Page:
Throughout the many ages, China has been producing works of art that are lacquered. The sap of the lac tree, which may be found in several locations across central and southern China, is used in the production of lacquer. The colour of the resultant lacquer is altered by adding different pigments to it, and the artwork is finished by applying many coats of the lacquer in a layering fashion. After a number of applications, the lacquer is then carved, which results in the creation of one-of-a-kind motifs, patterns, and topics. On lacquer, which was prevalent across China, was cinnabar lacquer, which was manufactured by combining a mineral called cinnabar with lacquer. Cinnabar was thought to be a relatively harmless material. Cinnabar lacquer was employed on a broad range of artefacts ranging in size from jewellery pieces to massive ceramic or metal vases. Its applications included both inside and exterior surfaces of these objects.
Cinnabar is a kind of mineral that may be found in areas with active volcanoes or springs of hot water. It has a high concentration of mercury, and when it is reduced to a powder form, it takes on a dark crimson hue. At one point in time, it was thought that the harmful effects of mercury might be negated by heat, however it seems that research has demonstrated that this hypothesis is erroneous. However, for a significant number of years prior to the discovery of the carcinogenic properties of mercury, cinnabar lacquer was manufactured and used for carving.
The process of creating a piece of cinnabar lacquer is one that is both intriguing and time demanding. In the beginning, the foundational piece was crafted, which may have been a vase or a brooch. After that, several coats of cinnabar lacquer were applied to the surface. In order to generate a multicolor look in the pattern, the layers of lacquer would often switch in hue. Some pieces would have more than 300 coats of lacquer applied to them. Because each layer had to be allowed to cure before the next one was placed, the preparation of certain works may take as much as a half a year, while the preparation of bigger pieces could take years. The process of carving could commence after the layers of lacquer had achieved the appropriate depth for the design.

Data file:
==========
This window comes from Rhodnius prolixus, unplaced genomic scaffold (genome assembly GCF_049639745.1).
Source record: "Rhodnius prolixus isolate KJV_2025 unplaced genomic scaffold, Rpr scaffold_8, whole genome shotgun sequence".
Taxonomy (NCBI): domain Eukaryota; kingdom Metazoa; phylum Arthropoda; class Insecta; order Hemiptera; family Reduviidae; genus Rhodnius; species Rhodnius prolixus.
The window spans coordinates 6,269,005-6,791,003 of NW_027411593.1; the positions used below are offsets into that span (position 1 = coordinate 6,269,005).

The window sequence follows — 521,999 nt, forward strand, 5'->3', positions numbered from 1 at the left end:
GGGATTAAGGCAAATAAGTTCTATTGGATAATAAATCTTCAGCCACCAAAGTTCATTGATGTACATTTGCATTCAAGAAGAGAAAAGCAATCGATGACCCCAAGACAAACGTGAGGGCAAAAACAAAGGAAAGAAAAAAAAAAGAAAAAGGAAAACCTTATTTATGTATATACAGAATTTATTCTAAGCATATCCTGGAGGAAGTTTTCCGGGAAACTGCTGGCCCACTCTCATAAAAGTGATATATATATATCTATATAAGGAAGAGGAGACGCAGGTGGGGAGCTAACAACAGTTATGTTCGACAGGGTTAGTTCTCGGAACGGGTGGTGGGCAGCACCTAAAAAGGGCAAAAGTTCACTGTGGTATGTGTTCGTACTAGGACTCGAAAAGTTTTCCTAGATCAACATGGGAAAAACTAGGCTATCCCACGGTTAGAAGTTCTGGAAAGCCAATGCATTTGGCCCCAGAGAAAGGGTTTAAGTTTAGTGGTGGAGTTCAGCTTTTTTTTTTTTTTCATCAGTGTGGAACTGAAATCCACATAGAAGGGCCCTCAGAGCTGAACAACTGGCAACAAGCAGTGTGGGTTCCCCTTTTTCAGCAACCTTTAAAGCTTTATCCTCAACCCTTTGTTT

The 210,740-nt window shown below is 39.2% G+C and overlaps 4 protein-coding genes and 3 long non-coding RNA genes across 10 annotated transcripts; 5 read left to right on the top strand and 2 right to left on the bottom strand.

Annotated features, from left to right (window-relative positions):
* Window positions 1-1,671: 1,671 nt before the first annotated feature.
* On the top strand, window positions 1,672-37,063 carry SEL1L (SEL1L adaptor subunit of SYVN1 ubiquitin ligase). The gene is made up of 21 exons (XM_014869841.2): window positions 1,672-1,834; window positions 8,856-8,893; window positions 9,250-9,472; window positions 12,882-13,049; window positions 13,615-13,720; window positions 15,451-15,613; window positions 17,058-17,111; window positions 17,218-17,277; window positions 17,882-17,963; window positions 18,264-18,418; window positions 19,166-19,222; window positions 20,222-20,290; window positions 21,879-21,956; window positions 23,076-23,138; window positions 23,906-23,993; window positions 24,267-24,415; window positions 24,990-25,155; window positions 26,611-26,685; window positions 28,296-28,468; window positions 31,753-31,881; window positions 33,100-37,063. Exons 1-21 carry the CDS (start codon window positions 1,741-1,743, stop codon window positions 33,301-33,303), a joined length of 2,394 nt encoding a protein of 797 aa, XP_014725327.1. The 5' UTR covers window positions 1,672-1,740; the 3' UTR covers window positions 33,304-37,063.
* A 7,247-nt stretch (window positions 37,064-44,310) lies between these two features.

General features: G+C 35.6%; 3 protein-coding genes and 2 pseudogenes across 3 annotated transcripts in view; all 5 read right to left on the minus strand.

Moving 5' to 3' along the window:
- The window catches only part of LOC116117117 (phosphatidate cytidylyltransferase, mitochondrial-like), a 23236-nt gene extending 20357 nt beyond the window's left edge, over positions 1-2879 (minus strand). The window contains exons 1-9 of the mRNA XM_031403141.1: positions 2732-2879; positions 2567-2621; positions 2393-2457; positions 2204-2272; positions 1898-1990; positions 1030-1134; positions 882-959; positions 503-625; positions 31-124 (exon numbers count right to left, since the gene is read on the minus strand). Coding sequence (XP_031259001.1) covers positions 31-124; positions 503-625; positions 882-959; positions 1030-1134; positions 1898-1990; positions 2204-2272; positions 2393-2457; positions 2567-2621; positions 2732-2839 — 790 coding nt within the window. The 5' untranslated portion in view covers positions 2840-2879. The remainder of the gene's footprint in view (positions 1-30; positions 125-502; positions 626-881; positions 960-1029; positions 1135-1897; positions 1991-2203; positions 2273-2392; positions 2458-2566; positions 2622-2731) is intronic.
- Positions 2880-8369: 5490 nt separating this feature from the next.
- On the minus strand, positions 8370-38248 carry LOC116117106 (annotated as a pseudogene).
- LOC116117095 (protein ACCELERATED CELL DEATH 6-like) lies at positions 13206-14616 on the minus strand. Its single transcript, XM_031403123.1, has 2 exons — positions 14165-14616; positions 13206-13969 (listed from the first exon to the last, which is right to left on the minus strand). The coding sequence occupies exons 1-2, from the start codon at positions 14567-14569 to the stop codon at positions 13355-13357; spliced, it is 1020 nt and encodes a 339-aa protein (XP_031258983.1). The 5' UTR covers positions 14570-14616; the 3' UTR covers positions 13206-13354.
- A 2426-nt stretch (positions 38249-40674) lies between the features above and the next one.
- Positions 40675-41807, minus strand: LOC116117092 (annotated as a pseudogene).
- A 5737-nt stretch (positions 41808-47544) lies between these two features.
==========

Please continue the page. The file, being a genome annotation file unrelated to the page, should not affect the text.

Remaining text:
The procedure of carving a piece out of cinnabar lacquer was incredibly delicate, and it may take the artist several years to finish the work. Causing a slide may entail the application of numerous fresh coats of lacquer or even necessitate starting the process all over again from the beginning. Causing a slip required extreme caution. After the carving was done, an additional coat of lacquer was applied to the surface of the sculpture to protect it. In this last process, clear lacquer that did not contain cinnabar was often used to prevent the object from spreading mercury to the skin. This was a particularly crucial consideration for jewellery pieces.
There are still many cinnabar lacquer pieces available for purchase, and they fetch a very high price due to the depth of their colours and the complexity of their carvings. It is crucial to limit exposure to these older pieces as much as possible in order to avoid any contamination; yet, items that are stored behind glass may still be great additions to any collection. Even though the production of real cinnabar lacquer pieces is almost nonexistent in the modern day, many carvers still use chemical imitations of cinnabar in the lacquer they use in their work. Because of this, carved lacquer items have been able to continue being manufactured despite the potentially detrimental consequences that are associated with working with cinnabar.